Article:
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COVID death toll: How the funeral industry has changed since the pandemic began

The Independent logo The Independent 1/12/2021 Anna Maria Romero
© The Independent Singapore

Singapore — The Covid-19 pandemic has been a challenge for all frontline workers, and while much has been written about the added work that healthcare workers have faced, we do not often hear about how the pandemic, especially the recent rises in infections and deaths in the country, has affected those who take care of the remains of those who have died from Covid-related causes.

In March of last year, shortly after the pandemic began, the National Environment Agency (NEA) issued guidelines for handling the bodies of people who had tested positive for Covid.

The bodies can no longer be embalmed. Instead, they and are double-bagged, sanitised, and then put into airtight coffins. These coffins are then sealed with silicone so as not to contaminate the hearse which transports them. And then these vehicles, as well as other transport vehicles involved in transferring the remains, are thoroughly disinfected after each use.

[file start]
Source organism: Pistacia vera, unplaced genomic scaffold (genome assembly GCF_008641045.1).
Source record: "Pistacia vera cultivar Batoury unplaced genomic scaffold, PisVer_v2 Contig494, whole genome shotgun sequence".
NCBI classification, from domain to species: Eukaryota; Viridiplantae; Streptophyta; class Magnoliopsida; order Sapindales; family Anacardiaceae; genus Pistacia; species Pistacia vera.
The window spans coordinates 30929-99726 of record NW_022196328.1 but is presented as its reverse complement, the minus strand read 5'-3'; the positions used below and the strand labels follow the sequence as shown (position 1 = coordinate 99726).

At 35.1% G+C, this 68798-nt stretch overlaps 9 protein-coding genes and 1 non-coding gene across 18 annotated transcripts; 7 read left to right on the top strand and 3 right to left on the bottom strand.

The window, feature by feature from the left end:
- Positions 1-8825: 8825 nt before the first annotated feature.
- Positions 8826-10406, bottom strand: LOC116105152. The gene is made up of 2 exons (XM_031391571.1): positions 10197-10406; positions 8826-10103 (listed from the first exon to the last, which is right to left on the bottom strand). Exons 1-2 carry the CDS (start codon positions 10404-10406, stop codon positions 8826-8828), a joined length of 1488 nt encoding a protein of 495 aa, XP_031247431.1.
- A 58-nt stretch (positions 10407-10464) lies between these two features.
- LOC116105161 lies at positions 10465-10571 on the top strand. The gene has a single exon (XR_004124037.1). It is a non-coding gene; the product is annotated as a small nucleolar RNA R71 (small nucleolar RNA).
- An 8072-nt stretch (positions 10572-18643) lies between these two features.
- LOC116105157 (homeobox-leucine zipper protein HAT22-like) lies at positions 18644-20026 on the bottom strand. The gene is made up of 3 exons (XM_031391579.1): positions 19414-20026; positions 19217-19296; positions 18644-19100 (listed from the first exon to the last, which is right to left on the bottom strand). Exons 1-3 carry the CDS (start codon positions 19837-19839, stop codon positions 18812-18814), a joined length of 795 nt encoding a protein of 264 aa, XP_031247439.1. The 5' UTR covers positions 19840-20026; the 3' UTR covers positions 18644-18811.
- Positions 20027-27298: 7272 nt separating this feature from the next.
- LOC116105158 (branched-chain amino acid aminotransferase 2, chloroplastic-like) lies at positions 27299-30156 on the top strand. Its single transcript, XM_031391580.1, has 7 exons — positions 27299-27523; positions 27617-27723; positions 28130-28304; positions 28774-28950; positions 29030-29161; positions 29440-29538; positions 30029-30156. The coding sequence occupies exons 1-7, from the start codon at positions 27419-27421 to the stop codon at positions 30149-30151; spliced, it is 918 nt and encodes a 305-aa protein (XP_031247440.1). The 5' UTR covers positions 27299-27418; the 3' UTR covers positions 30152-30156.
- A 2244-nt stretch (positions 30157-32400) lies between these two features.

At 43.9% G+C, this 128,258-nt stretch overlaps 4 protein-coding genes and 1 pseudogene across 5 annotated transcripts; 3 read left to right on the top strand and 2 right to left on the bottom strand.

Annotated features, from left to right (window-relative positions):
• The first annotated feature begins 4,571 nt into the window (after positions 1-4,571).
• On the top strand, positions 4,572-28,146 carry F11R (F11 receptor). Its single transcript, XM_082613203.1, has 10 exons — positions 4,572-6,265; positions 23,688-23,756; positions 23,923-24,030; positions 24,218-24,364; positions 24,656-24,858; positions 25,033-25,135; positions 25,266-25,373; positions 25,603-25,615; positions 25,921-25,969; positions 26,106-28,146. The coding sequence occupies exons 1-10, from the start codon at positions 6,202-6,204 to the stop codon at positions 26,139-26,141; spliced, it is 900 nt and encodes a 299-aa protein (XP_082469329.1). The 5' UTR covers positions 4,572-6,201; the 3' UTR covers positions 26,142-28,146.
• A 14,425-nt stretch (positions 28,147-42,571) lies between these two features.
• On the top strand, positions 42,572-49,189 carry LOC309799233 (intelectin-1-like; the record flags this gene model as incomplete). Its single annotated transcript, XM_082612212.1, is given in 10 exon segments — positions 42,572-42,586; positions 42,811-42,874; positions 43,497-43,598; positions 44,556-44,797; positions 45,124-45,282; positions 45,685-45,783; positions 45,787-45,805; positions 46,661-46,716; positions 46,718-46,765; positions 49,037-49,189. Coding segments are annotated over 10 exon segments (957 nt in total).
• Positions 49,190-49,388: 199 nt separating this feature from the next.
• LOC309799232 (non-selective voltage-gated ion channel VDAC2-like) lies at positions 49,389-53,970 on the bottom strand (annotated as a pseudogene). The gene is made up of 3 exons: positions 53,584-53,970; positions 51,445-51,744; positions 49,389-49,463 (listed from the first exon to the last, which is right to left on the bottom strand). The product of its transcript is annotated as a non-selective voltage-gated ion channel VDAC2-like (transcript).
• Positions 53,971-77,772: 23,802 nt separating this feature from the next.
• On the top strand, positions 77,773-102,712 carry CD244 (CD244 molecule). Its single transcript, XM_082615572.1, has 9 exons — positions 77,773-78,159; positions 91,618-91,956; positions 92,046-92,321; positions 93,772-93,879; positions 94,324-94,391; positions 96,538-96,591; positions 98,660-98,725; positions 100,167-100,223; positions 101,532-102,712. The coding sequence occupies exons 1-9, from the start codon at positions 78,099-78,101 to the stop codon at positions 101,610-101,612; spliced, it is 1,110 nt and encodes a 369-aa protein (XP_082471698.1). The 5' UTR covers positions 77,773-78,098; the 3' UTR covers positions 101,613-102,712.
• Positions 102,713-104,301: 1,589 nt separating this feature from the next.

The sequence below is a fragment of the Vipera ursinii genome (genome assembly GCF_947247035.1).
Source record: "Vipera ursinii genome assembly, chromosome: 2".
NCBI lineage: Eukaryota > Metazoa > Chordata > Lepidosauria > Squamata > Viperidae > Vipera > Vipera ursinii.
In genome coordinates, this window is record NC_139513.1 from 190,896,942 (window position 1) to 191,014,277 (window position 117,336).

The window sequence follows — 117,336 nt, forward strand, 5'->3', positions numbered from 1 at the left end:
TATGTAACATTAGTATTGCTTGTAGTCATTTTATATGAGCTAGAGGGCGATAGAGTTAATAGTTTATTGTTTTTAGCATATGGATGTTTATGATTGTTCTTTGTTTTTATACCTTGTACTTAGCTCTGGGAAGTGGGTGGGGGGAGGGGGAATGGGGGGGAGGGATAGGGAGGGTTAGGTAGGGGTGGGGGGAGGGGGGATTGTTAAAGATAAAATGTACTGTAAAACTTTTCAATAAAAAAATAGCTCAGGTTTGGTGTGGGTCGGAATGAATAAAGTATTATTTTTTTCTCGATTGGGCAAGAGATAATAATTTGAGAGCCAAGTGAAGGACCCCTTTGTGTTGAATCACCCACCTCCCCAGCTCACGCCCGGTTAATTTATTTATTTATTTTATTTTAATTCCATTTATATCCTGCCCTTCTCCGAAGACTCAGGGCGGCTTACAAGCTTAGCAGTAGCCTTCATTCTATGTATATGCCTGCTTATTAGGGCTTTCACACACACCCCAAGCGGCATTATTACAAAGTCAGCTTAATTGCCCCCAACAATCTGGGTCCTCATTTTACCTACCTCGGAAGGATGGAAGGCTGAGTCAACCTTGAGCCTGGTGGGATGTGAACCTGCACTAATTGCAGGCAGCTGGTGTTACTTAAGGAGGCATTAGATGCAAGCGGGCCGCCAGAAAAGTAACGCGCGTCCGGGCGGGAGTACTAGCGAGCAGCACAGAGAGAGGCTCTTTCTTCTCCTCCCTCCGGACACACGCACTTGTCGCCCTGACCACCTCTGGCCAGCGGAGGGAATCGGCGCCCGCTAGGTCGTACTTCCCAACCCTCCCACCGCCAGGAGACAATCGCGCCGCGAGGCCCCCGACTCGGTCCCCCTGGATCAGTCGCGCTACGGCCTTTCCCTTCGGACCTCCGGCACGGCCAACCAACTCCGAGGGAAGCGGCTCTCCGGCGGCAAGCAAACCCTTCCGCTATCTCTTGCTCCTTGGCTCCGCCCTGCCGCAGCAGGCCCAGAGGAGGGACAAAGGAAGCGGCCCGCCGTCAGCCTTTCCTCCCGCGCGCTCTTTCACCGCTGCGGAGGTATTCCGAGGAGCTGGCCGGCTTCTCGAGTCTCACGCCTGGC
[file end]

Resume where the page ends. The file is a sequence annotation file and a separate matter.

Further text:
Moreover, funeral workers are required to attend NEA’s Basic Infection Control Course (BICC) before they are allowed to collect, casket and transport the bodies.

When the bodies are collected, funeral workers cannot touch, or even see the bodies. The workers are also required to wear full personal protective equipment, composed of a mask, gloves, and gown.

At wakes, open-casket viewing is no longer allowed, and the deceased is identified through a label outside the coffin. Also, the people who attend wakes cannot come nearer than 2 m from the coffin.

And while most families opt for cremation, there are a few who ask for burial, which the NEA allows for religious reasons.

Currently, only 30 people are allowed to attend wakes, burials, and cremations, and in some cases where no family members are present, there are religious officials who volunteer to hold the deceased’s final ceremony, says a report in the South China Morning Post.

For Hindu households, the practice of bringing the body home to rest before cremation has had to stop for now.

As for Muslim cemeteries, people who died of Covid-19 related deaths are buried in areas demarcated for safe distancing. In these areas, “No one is allowed to set foot near the cordoned-off area other than the burial staff, not even family members,” Madam Jameela Bee Md Ismail, operations manager at Jasa Budi Muslim Casket and Marble Contractor, told The Straits Times last month. 

“Once the body has been buried, then the family is allowed to enter the area to pay respects and do their prayers,” she added. /TISG

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